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The Chosen Maiden

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3.80  ·  Rating details ·  456 ratings  ·  92 reviews
The passionate, sweeping story of Bronia, an extraordinary ballerina forever in the shadow of the legendary Nijinsky--Russia's greatest dancer and her older brother.

Born on the road to dancer parents, the Nijinsky children seem destined for the stage. Vaslav is an early prodigy, and through single-minded pursuit will grow into arguably the greatest--and most
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ebook, 464 pages
Published January 10th 2017 by Doubleday Canada
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Average rating 3.80  · 
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DeB MaRtEnS
I won an advance copy of The Chosen Maiden through Goodreads Giveaways. Publishing date is Jan. 10, 2017.

Eva Stachniak has written what she describes as "an archival fantasy", her version of Bonislava Najinsky's fictional biography. As the sister of the ballet prodigy Vaslav Najinsky, she struggled for recognition in her own right as a woman and talent.

Although the factual matter was fascinating, it was spread quite thinly over Strachniak's creative process; Bronia narrates in primarily present
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Erin
Apr 02, 2017 rated it liked it
3.5 stars
This is the 4th Eva Stachniak book I've read and the very first time I've ever stumbled across the Nijinsky siblings-brother and sister ballet dancers. I felt it to be an absorbing read that took me on a journey of family drama and the competitive world of the Russian ballet. Although I felt the transition between parts five and six a bit jarring, I felt this was the best kind of book to read on a long April evening.
Meg - A Bookish Affair
4.5 stars "The Chosen Maiden" is the story of Bronia Nijinsky, the sister of the famous ballet dancer Vaslav Nijinsky. Although I am not an expert on ballet by any stretch, I do appreciate it and even for those of us who are only casual observers, Nijinsky's name stands above so many others in the dancing world. I had no idea before reading this book that not only did he have a sister but that she was a fantastic ballet dancer in her own right. Who says you can't learn anything from fiction?

I
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Denise
Feb 26, 2017 added it
Are you a balletomane? I have always been utterly fascinated with ballet, especially classical ballet, and was immediately drawn to this title, a "fictional blend of facts and imagination", about the sister of the world renowned Vaslav Nijinsky -- Bronislava (Bronia) Nijinska.

Bronia lived and danced under the shadow of her more famous older brother, and they were the children of Polish parents who were dancers in Russia with the Lukovitch troupe. Both Bronia and Vaslav were prodigies and
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Arleigh
Jan 17, 2017 rated it it was amazing
Chronicling the years 1894 to 1939, this story covers the Russian Revolution, WWI and the years leading up to WWII through the eyes of Bronislava Nijinska, a Polish-born Russian ballet dancer who worked her way up to teaching and choreographing across Europe. Always in the shadow of her dancing prodigy brother, Vaslav, Bronia works hard for her place in Russia’s Imperial Ballet School. But, it seems, no matter how much she longs for fame and the freedom to create her own unique style, Vaslav is ...more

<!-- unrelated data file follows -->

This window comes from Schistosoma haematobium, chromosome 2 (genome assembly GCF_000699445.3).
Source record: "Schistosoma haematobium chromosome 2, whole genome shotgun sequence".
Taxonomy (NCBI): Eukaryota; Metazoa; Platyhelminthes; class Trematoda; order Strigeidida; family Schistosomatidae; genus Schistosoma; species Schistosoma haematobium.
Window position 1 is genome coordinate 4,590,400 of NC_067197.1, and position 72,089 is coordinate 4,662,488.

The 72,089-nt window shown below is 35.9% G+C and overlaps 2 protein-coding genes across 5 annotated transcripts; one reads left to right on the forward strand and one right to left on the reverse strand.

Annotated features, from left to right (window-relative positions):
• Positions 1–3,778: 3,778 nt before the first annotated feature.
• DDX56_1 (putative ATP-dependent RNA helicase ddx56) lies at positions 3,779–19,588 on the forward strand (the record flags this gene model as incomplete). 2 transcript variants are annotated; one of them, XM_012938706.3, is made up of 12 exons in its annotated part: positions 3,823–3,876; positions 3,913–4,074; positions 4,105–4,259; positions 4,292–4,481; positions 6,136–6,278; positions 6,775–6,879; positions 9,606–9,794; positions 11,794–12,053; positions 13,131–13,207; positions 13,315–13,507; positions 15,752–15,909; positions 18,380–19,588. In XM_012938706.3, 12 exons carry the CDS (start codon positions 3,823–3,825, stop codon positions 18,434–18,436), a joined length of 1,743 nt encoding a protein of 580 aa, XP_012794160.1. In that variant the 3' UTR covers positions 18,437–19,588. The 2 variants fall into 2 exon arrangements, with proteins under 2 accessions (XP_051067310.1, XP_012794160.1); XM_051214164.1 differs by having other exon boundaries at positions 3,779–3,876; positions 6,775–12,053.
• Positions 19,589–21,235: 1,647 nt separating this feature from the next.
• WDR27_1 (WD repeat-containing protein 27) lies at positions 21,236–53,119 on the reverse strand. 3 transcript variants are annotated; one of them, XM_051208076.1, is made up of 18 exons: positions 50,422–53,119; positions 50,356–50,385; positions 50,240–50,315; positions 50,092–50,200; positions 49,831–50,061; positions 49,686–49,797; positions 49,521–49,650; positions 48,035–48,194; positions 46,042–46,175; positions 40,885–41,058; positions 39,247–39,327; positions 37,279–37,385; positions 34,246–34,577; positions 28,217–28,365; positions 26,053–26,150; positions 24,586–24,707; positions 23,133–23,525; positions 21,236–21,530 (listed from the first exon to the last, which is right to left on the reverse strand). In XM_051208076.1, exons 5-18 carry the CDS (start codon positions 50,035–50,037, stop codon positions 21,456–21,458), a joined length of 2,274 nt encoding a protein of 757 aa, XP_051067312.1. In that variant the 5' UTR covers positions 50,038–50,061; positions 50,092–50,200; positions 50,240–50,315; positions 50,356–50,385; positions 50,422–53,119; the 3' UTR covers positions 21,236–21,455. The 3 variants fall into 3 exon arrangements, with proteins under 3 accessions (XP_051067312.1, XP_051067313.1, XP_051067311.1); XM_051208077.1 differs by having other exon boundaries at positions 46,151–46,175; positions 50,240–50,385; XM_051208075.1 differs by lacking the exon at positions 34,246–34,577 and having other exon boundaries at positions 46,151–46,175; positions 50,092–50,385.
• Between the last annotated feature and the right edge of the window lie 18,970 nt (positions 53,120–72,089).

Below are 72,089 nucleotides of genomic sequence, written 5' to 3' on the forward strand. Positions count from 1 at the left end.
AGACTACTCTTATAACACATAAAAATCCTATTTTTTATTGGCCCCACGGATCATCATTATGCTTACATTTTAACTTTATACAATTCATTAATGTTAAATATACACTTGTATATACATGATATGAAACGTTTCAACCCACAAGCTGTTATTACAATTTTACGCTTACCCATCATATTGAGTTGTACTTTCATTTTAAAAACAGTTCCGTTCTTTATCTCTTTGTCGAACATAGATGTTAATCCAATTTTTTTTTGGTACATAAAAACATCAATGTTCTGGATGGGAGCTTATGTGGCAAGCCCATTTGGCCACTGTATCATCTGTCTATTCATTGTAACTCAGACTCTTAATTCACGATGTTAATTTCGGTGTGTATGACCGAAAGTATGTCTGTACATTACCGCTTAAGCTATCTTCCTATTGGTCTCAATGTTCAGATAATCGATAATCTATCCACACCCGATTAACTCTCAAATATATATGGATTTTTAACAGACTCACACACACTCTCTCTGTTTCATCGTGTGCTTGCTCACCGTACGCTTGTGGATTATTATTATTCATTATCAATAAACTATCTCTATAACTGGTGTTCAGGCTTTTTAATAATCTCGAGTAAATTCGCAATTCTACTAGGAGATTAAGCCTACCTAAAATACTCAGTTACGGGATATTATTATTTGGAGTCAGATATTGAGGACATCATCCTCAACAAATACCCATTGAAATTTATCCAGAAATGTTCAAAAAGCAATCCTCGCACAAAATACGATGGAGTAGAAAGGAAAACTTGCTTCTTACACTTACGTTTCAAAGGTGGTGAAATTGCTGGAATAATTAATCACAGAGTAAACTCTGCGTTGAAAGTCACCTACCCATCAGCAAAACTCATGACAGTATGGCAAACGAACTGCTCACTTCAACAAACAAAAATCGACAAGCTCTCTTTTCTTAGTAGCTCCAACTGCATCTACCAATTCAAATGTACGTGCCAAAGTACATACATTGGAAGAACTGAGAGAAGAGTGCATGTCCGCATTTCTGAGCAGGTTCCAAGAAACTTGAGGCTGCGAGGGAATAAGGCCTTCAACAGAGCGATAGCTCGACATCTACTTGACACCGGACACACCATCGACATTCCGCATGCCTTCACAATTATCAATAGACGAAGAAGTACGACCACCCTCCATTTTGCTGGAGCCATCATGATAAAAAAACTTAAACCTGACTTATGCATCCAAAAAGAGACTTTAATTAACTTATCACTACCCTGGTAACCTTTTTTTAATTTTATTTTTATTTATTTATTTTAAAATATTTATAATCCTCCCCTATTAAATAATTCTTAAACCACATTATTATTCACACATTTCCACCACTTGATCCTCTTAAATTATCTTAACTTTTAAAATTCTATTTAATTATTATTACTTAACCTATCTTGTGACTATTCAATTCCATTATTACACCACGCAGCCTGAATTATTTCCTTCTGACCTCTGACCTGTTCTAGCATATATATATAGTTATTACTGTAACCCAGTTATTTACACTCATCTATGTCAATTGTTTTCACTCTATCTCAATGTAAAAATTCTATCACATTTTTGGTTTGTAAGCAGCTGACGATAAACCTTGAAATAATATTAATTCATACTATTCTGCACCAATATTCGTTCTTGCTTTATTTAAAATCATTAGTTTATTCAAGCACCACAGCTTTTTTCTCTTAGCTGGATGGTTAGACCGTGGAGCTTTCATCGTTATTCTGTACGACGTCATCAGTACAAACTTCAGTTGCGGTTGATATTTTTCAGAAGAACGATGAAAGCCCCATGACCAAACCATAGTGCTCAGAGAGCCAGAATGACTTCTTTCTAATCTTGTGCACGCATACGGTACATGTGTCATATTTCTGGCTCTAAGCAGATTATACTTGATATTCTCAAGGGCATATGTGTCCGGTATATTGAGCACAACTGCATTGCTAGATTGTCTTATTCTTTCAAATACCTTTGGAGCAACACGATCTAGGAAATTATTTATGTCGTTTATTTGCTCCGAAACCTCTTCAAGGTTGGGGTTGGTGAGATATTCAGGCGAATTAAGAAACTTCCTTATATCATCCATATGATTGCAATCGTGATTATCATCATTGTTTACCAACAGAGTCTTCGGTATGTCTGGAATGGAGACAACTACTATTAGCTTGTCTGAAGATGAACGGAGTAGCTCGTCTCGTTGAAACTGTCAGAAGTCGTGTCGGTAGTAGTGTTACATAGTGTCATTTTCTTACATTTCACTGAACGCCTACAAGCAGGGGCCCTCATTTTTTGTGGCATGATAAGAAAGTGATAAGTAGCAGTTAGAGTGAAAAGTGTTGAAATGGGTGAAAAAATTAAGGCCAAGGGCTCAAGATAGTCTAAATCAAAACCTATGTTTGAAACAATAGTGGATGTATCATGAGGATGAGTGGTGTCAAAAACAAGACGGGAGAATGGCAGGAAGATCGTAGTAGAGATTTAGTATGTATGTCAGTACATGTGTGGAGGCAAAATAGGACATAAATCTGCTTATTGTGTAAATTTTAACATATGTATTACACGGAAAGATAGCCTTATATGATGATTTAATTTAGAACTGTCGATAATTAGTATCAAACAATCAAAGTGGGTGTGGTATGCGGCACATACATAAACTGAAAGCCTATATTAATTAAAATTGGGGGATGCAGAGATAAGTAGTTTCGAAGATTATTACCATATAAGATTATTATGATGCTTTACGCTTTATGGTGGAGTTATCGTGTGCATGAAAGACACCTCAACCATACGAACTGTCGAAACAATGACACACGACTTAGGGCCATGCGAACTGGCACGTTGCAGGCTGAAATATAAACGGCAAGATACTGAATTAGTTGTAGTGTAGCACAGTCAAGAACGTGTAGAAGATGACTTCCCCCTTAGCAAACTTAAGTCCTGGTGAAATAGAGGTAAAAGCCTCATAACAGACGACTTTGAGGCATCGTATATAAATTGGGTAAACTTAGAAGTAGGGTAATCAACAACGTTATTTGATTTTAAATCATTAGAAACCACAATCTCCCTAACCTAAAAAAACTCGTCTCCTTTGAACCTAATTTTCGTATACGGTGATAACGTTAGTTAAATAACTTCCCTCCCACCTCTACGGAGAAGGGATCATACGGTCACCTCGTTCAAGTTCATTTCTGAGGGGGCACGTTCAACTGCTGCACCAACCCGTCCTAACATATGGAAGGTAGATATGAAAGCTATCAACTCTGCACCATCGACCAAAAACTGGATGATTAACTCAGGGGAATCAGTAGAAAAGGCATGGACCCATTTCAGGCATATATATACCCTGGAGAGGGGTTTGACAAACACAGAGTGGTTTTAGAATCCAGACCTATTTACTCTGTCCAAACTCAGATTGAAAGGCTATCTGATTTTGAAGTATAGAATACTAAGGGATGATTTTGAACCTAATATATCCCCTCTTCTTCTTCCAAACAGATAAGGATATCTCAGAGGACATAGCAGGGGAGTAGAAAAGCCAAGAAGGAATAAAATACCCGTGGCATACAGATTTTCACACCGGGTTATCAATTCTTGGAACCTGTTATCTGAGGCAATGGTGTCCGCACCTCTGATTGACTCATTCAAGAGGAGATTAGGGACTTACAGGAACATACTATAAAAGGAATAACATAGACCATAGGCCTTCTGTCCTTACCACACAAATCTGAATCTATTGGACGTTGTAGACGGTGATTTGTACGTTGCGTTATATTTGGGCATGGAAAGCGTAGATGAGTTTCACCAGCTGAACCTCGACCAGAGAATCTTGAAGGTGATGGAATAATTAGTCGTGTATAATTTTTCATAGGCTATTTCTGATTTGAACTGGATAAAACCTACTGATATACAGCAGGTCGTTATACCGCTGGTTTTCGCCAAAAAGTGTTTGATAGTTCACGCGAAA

Madame Mona Lisa
Apr 02, 2017 rated it really liked it  ·  review of another edition
Excellent book about ballerina Bronislava Nijinska and her brother Vaslav Nijinsky. I probably enjoyed this book so much because my daughter does ballet and for years I've heard the names Nijinsky, Cecchetti, Diaghilev, Stravinsky, Mariinsky, and Ballet Russes but other than them being names I knew nothing else. My one complaint is that this is a long book and I think it could have been told in a lot less pages.
Vanessa
dnf on page 100. [terribly, terribly boring]
Lesley
Jun 29, 2017 rated it really liked it
Historical fiction This novel chronicles the life of Bronia Nijinski, the sister of the famous Vaslov Nijinski, the most accomplished and celebrated dancer of his time. She was also an anaccomplished ballerina, dance teacher, and choreographed many spectacular dances. She helped modernize dance. It covers the years betwen 1894 to 1939 which includes the Russian revolution, the the rise of communism, fascism, and WW1.
I was struck by her dedication to her brother, and to dance,and the many
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Sarah
This novel took me forever to finish. First receiving it earlier this year and starting it in September, I’m only now just finishing it. So many times I’d start and get further, only to get bored and want to move on to other projects. I found enjoyment in our main character and her life‘s journey. The author also does a great job in description. However, she let some aspects overweight others to the detriment of her overall work.

Bronia shines as the bright star to Stachniak’s work. Her
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librarianka
Some time ago Eva Stachniak set her sight on interesting women and proceeded to write novel after novel about female heroes. She chooses women that might not be well known (apart from Cathering the Great, of course) or that are forgotten or misrepresented in history books. Such was the case with the Countess Sophie Potocka, featured in Stachniak's second, brilliant novel entitled Garden of Venus. Now we get another fictional retelling of the female story, this time a story of Bronislawa ...more
Krystyna Lagowski
What a delight to get lost in the world of ballet, Russian history and the life of Bronislawa Nijinska in Eva Stachniak’s latest book, “The Chosen Maiden.” I simply didn’t want it to end. Ballet, it seems, is as much about taking sides and divided loyalties as it is about dance. In fact, it’s not just about dance, it’s about art.